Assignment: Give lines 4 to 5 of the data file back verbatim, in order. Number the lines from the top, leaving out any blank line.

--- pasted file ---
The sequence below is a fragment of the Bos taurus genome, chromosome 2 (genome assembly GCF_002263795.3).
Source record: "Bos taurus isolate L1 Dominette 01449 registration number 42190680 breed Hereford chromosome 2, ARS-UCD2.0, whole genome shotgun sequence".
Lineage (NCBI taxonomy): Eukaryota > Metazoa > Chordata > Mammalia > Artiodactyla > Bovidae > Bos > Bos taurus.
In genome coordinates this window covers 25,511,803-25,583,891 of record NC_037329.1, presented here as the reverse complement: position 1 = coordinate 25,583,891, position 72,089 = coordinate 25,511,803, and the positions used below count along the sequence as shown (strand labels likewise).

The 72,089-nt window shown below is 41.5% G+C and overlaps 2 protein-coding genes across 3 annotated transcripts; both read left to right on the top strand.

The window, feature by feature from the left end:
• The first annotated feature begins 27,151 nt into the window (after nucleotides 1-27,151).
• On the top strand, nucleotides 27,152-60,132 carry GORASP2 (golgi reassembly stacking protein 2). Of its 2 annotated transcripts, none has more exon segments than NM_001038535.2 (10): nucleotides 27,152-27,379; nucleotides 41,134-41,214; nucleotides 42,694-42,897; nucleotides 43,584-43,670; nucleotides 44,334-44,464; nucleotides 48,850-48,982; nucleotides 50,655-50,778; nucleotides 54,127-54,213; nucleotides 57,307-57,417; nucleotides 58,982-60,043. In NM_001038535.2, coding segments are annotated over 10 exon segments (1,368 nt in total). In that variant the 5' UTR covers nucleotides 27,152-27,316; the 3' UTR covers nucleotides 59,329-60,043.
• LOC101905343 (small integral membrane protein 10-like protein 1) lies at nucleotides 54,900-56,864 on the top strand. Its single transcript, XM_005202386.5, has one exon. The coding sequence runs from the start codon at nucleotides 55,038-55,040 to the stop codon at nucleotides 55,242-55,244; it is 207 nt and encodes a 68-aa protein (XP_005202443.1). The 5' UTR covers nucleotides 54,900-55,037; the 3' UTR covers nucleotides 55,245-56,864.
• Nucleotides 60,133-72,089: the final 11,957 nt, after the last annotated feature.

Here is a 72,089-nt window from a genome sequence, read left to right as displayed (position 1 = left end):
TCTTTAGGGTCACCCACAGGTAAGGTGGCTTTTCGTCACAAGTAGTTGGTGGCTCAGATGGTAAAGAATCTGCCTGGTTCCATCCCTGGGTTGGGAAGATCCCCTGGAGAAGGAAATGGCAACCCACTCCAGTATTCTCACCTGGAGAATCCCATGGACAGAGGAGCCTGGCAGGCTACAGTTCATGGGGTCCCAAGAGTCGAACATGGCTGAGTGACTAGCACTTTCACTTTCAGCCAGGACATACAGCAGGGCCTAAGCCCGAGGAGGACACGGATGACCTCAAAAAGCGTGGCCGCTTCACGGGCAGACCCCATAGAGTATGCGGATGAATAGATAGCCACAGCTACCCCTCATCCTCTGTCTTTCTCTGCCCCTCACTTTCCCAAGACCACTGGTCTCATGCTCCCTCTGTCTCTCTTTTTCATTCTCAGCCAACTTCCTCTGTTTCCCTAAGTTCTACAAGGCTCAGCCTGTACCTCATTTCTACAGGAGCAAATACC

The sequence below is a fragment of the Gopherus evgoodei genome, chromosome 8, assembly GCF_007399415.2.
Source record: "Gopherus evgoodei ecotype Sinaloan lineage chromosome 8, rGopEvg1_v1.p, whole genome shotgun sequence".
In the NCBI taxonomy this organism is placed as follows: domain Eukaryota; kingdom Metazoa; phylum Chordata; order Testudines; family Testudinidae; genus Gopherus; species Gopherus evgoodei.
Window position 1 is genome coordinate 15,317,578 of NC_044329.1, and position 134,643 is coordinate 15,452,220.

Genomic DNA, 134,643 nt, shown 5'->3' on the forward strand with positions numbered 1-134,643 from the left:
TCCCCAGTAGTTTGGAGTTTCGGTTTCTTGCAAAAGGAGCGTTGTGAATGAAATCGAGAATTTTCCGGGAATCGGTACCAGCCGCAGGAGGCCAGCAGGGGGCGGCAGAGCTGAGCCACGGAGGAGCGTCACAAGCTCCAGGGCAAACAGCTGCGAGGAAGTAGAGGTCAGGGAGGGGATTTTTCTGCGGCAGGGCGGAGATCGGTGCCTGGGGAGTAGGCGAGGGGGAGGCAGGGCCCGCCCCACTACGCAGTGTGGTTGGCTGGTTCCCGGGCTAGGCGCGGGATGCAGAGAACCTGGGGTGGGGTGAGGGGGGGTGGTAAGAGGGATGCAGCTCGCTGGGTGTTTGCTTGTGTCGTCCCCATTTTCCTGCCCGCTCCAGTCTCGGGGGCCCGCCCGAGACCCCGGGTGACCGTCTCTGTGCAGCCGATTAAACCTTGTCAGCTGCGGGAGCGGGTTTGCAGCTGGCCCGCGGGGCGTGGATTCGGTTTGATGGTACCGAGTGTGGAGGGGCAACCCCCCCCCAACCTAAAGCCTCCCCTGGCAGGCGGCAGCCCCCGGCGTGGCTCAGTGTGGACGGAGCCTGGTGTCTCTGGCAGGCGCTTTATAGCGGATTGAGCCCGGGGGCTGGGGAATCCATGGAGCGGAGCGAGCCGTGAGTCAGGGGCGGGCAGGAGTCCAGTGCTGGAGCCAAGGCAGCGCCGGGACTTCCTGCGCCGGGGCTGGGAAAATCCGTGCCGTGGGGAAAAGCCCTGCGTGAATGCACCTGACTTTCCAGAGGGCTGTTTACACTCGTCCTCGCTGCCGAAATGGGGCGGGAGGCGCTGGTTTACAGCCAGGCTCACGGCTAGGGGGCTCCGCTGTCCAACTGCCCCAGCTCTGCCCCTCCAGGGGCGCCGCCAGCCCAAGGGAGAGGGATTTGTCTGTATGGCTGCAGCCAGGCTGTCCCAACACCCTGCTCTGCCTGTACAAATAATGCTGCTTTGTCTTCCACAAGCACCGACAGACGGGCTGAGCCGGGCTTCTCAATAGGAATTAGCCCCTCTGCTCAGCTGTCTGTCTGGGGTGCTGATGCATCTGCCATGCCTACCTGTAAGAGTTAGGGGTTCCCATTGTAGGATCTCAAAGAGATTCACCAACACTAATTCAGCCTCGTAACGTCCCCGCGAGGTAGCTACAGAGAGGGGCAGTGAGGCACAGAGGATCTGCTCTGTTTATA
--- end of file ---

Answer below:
In genome coordinates this window covers 25,511,803-25,583,891 of record NC_037329.1, presented here as the reverse complement: position 1 = coordinate 25,583,891, position 72,089 = coordinate 25,511,803, and the positions used below count along the sequence as shown (strand labels likewise).

The 72,089-nt window shown below is 41.5% G+C and overlaps 2 protein-coding genes across 3 annotated transcripts; both read left to right on the top strand.